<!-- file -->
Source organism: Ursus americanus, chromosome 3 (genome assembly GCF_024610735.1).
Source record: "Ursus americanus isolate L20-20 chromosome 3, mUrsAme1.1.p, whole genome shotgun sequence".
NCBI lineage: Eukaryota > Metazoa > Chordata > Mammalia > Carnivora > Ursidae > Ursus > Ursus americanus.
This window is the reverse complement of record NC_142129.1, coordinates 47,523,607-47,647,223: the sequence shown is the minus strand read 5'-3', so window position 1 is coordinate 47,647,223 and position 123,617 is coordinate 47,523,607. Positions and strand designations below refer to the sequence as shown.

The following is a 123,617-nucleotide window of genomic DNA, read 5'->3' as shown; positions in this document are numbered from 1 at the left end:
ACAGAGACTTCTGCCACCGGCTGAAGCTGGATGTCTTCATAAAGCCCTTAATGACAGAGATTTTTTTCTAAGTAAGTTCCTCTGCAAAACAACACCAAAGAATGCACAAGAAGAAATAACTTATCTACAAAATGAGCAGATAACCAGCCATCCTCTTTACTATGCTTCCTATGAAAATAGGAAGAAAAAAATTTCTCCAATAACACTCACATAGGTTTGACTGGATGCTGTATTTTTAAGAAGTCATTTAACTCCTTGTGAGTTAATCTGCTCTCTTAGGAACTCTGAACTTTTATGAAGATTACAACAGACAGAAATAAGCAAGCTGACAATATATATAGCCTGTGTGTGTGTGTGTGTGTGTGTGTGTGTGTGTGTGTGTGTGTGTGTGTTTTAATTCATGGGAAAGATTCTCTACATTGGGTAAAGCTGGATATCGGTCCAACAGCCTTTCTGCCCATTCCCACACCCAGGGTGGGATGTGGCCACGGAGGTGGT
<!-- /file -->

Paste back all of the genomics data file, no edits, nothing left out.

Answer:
Source organism: Ursus americanus, chromosome 3 (genome assembly GCF_024610735.1).
Source record: "Ursus americanus isolate L20-20 chromosome 3, mUrsAme1.1.p, whole genome shotgun sequence".
NCBI lineage: Eukaryota > Metazoa > Chordata > Mammalia > Carnivora > Ursidae > Ursus > Ursus americanus.
This window is the reverse complement of record NC_142129.1, coordinates 47,523,607-47,647,223: the sequence shown is the minus strand read 5'-3', so window position 1 is coordinate 47,647,223 and position 123,617 is coordinate 47,523,607. Positions and strand designations below refer to the sequence as shown.

The following is a 123,617-nucleotide window of genomic DNA, read 5'->3' as shown; positions in this document are numbered from 1 at the left end:
ACAGAGACTTCTGCCACCGGCTGAAGCTGGATGTCTTCATAAAGCCCTTAATGACAGAGATTTTTTTCTAAGTAAGTTCCTCTGCAAAACAACACCAAAGAATGCACAAGAAGAAATAACTTATCTACAAAATGAGCAGATAACCAGCCATCCTCTTTACTATGCTTCCTATGAAAATAGGAAGAAAAAAATTTCTCCAATAACACTCACATAGGTTTGACTGGATGCTGTATTTTTAAGAAGTCATTTAACTCCTTGTGAGTTAATCTGCTCTCTTAGGAACTCTGAACTTTTATGAAGATTACAACAGACAGAAATAAGCAAGCTGACAATATATATAGCCTGTGTGTGTGTGTGTGTGTGTGTGTGTGTGTGTGTGTGTGTGTGTGTGTTTTAATTCATGGGAAAGATTCTCTACATTGGGTAAAGCTGGATATCGGTCCAACAGCCTTTCTGCCCATTCCCACACCCAGGGTGGGATGTGGCCACGGAGGTGGT